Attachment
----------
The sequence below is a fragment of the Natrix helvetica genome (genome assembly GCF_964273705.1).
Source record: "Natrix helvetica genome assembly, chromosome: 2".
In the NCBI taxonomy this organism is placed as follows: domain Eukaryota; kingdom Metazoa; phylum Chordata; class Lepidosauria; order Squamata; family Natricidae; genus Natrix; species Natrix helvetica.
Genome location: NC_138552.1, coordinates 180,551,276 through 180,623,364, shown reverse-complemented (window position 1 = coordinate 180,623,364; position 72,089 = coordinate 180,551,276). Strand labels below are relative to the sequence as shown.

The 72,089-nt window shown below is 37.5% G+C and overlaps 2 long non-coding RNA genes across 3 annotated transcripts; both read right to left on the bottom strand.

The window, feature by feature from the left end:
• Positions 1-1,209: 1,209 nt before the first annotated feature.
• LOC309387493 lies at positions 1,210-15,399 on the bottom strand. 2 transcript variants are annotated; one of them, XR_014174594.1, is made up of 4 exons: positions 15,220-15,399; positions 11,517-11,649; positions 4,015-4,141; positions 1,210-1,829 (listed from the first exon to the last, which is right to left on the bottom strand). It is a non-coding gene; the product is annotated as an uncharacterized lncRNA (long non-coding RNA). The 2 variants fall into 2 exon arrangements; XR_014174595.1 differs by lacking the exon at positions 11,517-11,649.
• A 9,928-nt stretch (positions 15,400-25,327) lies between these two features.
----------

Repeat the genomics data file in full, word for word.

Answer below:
The sequence below is a fragment of the Natrix helvetica genome (genome assembly GCF_964273705.1).
Source record: "Natrix helvetica genome assembly, chromosome: 2".
In the NCBI taxonomy this organism is placed as follows: domain Eukaryota; kingdom Metazoa; phylum Chordata; class Lepidosauria; order Squamata; family Natricidae; genus Natrix; species Natrix helvetica.
Genome location: NC_138552.1, coordinates 180,551,276 through 180,623,364, shown reverse-complemented (window position 1 = coordinate 180,623,364; position 72,089 = coordinate 180,551,276). Strand labels below are relative to the sequence as shown.

The 72,089-nt window shown below is 37.5% G+C and overlaps 2 long non-coding RNA genes across 3 annotated transcripts; both read right to left on the bottom strand.

The window, feature by feature from the left end:
• Positions 1-1,209: 1,209 nt before the first annotated feature.
• LOC309387493 lies at positions 1,210-15,399 on the bottom strand. 2 transcript variants are annotated; one of them, XR_014174594.1, is made up of 4 exons: positions 15,220-15,399; positions 11,517-11,649; positions 4,015-4,141; positions 1,210-1,829 (listed from the first exon to the last, which is right to left on the bottom strand). It is a non-coding gene; the product is annotated as an uncharacterized lncRNA (long non-coding RNA). The 2 variants fall into 2 exon arrangements; XR_014174595.1 differs by lacking the exon at positions 11,517-11,649.
• A 9,928-nt stretch (positions 15,400-25,327) lies between these two features.